Culturephile: Mapping Hollywood

Suzanne Redfearn and Diane Haeger dive into the white-hot center of show business in their new novels. Laguna Beach’s Redfearn, left, tracks the instant fame of a child actress in “No Ordinary Life,” and Haegar, who lives in Newport Beach and uses the pen name Anne Girard, fictionalizes the tumultuous, short life of ’30s sex symbol Jean Harlow in “Platinum Doll.”

Redfearn I came up with a title when I saw Zac Efron on the cover of a magazine. I knew that we’d seen him growing up and now he was in trouble and in rehab… that was the start.
Haeger I liked the idea that a lot of younger people really aren’t familiar with Harlow. It’s nice (as a novelist) to have someone who started the whole blonde bombshell thing and people don’t know anything about her.

Redfearn My kids went to school with child actors. I have a friend whose son was a Disney actor. You’re touched by it just living in Laguna. … My uncle was a soap opera actor for years on “Days of Our Lives.” His son was the star on a pilot when he was about 12.
Haeger When I first graduated from college, I worked in Hollywood for a bit and I was around actors and producers, and I was able to call on that.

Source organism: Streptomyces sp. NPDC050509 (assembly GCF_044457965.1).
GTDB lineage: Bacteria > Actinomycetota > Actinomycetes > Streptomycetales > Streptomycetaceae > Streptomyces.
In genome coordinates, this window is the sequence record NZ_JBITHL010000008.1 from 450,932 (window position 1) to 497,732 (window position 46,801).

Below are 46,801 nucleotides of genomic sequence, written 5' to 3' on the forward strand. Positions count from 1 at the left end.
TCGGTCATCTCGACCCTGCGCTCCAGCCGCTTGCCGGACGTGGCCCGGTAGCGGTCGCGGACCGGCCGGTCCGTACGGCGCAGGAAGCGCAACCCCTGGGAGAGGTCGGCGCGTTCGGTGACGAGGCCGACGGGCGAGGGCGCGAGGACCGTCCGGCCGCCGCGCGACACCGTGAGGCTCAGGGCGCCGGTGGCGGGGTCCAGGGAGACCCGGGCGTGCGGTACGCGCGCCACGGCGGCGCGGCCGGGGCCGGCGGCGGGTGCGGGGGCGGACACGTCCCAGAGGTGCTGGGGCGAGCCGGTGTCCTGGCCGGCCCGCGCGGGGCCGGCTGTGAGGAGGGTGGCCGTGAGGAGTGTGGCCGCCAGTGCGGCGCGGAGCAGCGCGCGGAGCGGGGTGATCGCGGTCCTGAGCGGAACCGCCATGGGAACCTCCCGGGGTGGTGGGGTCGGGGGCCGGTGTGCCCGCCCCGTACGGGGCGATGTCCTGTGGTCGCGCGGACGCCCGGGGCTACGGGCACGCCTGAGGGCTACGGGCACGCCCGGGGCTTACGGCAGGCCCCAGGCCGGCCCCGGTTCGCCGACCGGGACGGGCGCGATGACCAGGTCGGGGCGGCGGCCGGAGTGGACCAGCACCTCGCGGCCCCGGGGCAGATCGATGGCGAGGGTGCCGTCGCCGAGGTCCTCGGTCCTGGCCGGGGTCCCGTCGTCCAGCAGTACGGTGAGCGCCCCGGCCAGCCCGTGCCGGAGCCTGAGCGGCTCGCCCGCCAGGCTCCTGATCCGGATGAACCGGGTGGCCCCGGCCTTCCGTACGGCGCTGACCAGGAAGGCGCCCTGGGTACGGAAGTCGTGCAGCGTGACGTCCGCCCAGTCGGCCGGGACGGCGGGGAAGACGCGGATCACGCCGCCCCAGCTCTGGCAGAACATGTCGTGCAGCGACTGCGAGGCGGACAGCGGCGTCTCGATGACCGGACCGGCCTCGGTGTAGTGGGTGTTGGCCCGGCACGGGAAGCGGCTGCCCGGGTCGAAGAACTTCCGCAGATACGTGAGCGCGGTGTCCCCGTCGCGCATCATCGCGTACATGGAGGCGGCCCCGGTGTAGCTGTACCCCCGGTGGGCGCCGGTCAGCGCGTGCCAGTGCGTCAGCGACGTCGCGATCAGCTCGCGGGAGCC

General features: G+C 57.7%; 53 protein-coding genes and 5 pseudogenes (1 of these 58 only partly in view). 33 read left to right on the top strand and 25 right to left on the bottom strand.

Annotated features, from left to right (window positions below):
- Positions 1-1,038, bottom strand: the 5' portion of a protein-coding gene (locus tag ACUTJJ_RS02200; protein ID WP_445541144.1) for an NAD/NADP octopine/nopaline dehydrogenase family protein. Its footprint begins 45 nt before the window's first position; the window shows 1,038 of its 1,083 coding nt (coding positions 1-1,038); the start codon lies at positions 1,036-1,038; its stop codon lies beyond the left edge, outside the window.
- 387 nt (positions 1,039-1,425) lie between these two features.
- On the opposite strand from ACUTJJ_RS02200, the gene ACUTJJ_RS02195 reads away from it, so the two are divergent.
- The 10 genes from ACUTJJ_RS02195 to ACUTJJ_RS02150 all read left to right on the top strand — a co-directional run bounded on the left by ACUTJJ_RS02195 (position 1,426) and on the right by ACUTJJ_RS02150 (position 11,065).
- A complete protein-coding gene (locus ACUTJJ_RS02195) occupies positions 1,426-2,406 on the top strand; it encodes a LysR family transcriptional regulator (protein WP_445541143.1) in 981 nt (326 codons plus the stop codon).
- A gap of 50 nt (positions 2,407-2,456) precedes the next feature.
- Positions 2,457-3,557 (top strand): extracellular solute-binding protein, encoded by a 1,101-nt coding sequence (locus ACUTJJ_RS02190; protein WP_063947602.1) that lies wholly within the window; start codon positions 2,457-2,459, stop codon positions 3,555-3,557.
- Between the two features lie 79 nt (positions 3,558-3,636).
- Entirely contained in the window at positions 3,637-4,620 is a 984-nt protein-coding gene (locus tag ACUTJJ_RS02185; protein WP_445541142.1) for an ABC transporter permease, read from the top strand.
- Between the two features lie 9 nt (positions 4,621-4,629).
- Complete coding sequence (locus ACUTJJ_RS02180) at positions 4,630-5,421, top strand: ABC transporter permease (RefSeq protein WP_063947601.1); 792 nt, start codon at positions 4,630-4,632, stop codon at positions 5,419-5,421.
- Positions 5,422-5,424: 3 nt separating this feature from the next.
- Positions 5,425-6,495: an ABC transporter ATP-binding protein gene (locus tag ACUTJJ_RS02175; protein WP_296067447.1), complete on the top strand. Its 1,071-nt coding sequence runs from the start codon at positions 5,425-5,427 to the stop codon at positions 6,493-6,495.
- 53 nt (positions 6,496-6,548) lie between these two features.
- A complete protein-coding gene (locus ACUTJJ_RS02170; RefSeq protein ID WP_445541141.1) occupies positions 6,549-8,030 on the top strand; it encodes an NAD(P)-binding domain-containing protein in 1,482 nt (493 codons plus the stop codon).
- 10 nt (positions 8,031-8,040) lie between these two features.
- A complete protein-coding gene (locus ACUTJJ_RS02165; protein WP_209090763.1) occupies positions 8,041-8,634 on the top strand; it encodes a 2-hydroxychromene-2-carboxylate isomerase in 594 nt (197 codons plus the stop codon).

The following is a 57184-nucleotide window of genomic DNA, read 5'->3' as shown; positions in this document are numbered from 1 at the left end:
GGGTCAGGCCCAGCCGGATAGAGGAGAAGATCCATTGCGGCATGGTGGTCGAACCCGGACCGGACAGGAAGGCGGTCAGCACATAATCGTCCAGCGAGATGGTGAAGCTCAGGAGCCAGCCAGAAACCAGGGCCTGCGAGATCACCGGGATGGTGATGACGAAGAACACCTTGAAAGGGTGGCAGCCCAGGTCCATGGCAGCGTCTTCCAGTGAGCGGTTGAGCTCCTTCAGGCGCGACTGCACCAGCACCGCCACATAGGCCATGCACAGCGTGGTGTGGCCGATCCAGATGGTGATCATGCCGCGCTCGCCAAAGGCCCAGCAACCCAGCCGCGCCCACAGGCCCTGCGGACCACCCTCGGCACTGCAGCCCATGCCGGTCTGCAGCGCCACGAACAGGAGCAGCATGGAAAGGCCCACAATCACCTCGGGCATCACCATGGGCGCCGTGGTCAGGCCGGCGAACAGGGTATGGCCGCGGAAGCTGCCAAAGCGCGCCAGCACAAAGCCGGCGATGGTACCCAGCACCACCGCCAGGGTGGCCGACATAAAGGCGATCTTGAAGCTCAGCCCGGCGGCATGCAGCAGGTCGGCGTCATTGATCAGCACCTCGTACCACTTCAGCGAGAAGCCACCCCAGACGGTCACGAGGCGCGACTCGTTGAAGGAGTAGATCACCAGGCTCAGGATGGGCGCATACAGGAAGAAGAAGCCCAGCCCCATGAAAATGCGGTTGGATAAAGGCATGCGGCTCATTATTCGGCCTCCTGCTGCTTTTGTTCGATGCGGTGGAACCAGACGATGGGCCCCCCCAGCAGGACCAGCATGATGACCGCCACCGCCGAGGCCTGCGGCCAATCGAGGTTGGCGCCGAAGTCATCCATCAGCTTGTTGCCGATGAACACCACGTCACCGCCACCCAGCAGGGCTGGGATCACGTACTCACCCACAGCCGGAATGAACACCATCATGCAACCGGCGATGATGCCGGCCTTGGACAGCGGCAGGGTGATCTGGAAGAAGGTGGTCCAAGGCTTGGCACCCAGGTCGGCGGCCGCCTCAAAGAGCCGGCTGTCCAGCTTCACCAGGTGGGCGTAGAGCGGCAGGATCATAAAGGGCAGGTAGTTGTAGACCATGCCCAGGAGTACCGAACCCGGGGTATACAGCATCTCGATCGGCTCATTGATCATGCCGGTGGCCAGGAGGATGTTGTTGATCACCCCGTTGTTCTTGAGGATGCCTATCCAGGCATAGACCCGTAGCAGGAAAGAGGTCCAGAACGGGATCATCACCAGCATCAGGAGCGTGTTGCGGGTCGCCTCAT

Redfearn I purposely chose a character that had “It.” I wanted her to be Shirley Temple, Michael Jackson, Jodie Foster—a precocious child … so that it was undeniable that she deserved her stardom and that she would be catapulted into superstardom.
Haeger I think that Harlean (Harlow’s given name) had that luminous quality that everybody was attracted to. It wasn’t a manufactured thing.

Redfearn When you become a superstar, you become an entity. What’s amazing is how little power the parents actually have. Definitely the entourage takes over, and they (parents) will be taken out of the picture.IMG_7076
Haeger That’s completely different with Harlow. I don’t know if that’s because it was the ’30s, but (her mother) Jean Bello had ultimate control over her, no matter how famous she got. Her mother had psychological control.

Redfearn Writing this book was joyous. As corruptive as that fame was and the horrible things that go on that propel the book forward, it’s a fun thing to write about.
Haeger Out of all the books I’ve written, this is the one where I’ve felt like I’ve written some fun scenes. There’s the funny scene with the undergarments. … It was fun to get to do something with a little bit of humor. I’ve never had the opportunity.

See Them! Meet Suzanne Redfearn and Diane Haeger at 1 p.m. Feb. 27 at Seaside Gallery and Goods in Newport Beach. 949-290-7249

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